8. #8
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    Quote Originally Posted by toooldtocare View Post
    Later ones have drilled rotors, better when wet. Also I think they beefed the frame a bit, and the transmission was upgraded if my memory is correct.
    yeah, a bit more frame gusseting near the steering head. your memory is correct on all counts.
    Ride Safe, Ride Lots

  9. #9
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    Quote Originally Posted by zenduddhist View Post
    Can you elaborate a bit more?
    weak detent spring in transmission of '74s that likes to break around 30K. not a tough repair/fix, but if it snaps while riding you are pretty much stuck in that gear until you open the box up. most have likely been fixed already.
    Ride Safe, Ride Lots

  10. #10
    palica
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    Quote Originally Posted by bikerfish1100 View Post
    yeah, a bit more frame gusseting near the steering head. your memory is correct on all counts.
    IIRC, the 90S frames are identical in all years and are also identical to the /7.

    Differences between 74 and 75+ 90s are, on top of my head:

    - drilled front discs
    - upgraded gear box
    - new paint available (Smoke only in 74, Daytona or Smoke the following years).
    - switched (/5 on the 74, /6 the following years).
    - kick start standard on 74's, optionnal the following years.
    - Some engine parts: crank shaft, bearings, flywheel etc...
    - a lot of aesthetics details, such as mirrors, tacho/speedo, aluminum flashers etc...

    Beauty of BMW Flats is that most of the upgraded parts can be mounted on older engine version.

    That being said, an R90S is a fantastic bike and any year you can find will bring you miles of pleasure. Just pick the best bike you can find, and if colour is not a problem (Smoke only in 74), ride it and enjoy it.

  11. #11
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    A couple things to ponder

    The '76 R 90S and /7 do have extra frame gusseting, most notable is the extra frame tube under the steering head. Another perk or detraction is the gas tank of the '76 is shared by most of the /7's and later bikes and is still available new or can be found reasonably priced(sort of)at most Flea Markets.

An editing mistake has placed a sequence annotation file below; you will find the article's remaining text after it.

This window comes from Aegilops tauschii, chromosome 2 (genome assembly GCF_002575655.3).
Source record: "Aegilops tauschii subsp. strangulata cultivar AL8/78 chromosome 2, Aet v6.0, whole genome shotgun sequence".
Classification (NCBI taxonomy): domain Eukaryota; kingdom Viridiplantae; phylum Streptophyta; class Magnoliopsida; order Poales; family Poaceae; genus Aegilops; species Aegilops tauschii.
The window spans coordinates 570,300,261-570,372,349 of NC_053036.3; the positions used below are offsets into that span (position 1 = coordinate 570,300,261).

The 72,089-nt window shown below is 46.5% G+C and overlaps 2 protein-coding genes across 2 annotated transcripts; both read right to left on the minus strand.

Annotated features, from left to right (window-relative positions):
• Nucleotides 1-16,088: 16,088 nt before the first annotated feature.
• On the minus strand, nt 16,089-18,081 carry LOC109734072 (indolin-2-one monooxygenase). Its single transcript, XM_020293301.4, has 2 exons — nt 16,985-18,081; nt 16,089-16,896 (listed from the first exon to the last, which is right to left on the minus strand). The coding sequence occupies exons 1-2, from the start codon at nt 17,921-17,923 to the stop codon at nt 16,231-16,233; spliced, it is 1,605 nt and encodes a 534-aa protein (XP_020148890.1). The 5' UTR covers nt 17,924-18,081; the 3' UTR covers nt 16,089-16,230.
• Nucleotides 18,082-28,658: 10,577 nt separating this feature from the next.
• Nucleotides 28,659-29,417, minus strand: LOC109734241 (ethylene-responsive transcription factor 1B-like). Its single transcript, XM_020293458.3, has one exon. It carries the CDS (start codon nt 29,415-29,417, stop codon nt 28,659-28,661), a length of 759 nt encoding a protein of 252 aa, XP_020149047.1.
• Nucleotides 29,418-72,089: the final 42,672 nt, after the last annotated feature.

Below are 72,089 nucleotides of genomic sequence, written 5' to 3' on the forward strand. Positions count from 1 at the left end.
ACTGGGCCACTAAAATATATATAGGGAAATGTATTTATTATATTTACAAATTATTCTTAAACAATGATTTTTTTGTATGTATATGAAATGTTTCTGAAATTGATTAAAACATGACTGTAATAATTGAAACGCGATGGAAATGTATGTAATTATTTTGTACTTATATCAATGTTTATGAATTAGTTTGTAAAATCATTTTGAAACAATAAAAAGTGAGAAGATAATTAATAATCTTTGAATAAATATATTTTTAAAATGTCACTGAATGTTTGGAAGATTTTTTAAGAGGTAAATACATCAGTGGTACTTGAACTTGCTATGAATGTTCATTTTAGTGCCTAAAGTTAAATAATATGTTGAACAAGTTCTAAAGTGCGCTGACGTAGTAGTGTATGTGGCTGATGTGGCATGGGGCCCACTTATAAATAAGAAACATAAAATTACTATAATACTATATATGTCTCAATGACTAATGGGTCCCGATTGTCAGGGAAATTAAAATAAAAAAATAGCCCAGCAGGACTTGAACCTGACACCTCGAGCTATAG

For someone who is going to buy one to ride I would think that the '76 would be a better choice and would still retain its collector value.

    The '74 on the other hand would be just as nice but due to its first year quirks and some year specific parts and paint work (tape pinstripe for some) you might be a little reluctant to get it out on the road as often and maybe never in less than perfect weather conditions.

    Is there any way you can swing both? That would be the best of both worlds, have a Smoke Silver and a Daytona Orange. I'm saving my ash tray money so I can pick up a '76 to do just that.

    Just my $.10 worth

  12. #12
    Registered User toooldtocare's Avatar
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    I kick myself often for selling my 74 R90S. It was painted Chevy pickup red, but it ran and looked nice. My favorite one is the smoke gray though. Pure love when ever I see one. I have been looking for a nice one for awhile. Though I had one in my sights, but it got away from me.

  13. #13
    Registered User zorba75482's Avatar
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    I have a 74 R90S that I use regularly. To be honest the drilled discs are a must if it rains as the stock are lethal when well soaked. Other than that it's a great bike. Every time I ride it I am amazed that it's 38 years old and performs so well.
    BMWR1100GS 1999
    BMW R90S 1974
    Laverda 750 SF2 1974